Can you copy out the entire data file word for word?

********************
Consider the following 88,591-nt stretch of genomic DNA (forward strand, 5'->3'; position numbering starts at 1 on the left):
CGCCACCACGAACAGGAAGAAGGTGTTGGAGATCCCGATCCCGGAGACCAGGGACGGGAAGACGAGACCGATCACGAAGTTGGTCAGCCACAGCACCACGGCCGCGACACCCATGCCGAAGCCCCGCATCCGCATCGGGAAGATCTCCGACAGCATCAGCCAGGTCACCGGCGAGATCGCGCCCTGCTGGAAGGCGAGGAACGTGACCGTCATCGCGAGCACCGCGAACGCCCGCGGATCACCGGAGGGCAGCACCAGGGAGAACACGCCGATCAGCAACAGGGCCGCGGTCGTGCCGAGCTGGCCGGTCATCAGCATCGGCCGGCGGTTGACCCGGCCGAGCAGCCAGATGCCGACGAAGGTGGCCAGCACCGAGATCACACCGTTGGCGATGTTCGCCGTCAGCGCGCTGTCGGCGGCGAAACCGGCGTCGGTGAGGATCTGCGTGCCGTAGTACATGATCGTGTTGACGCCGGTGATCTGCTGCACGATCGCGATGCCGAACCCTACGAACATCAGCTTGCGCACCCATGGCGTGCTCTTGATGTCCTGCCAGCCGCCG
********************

Consider the following 88,591-nt stretch of genomic DNA (forward strand, 5'->3'; position numbering starts at 1 on the left):
CGCCACCACGAACAGGAAGAAGGTGTTGGAGATCCCGATCCCGGAGACCAGGGACGGGAAGACGAGACCGATCACGAAGTTGGTCAGCCACAGCACCACGGCCGCGACACCCATGCCGAAGCCCCGCATCCGCATCGGGAAGATCTCCGACAGCATCAGCCAGGTCACCGGCGAGATCGCGCCCTGCTGGAAGGCGAGGAACGTGACCGTCATCGCGAGCACCGCGAACGCCCGCGGATCACCGGAGGGCAGCACCAGGGAGAACACGCCGATCAGCAACAGGGCCGCGGTCGTGCCGAGCTGGCCGGTCATCAGCATCGGCCGGCGGTTGACCCGGCCGAGCAGCCAGATGCCGACGAAGGTGGCCAGCACCGAGATCACACCGTTGGCGATGTTCGCCGTCAGCGCGCTGTCGGCGGCGAAACCGGCGTCGGTGAGGATCTGCGTGCCGTAGTACATGATCGTGTTGACGCCGGTGATCTGCTGCACGATCGCGATGCCGAACCCTACGAACATCAGCTTGCGCACCCATGGCGTGCTCTTGATGTCCTGCCAGCCGCCG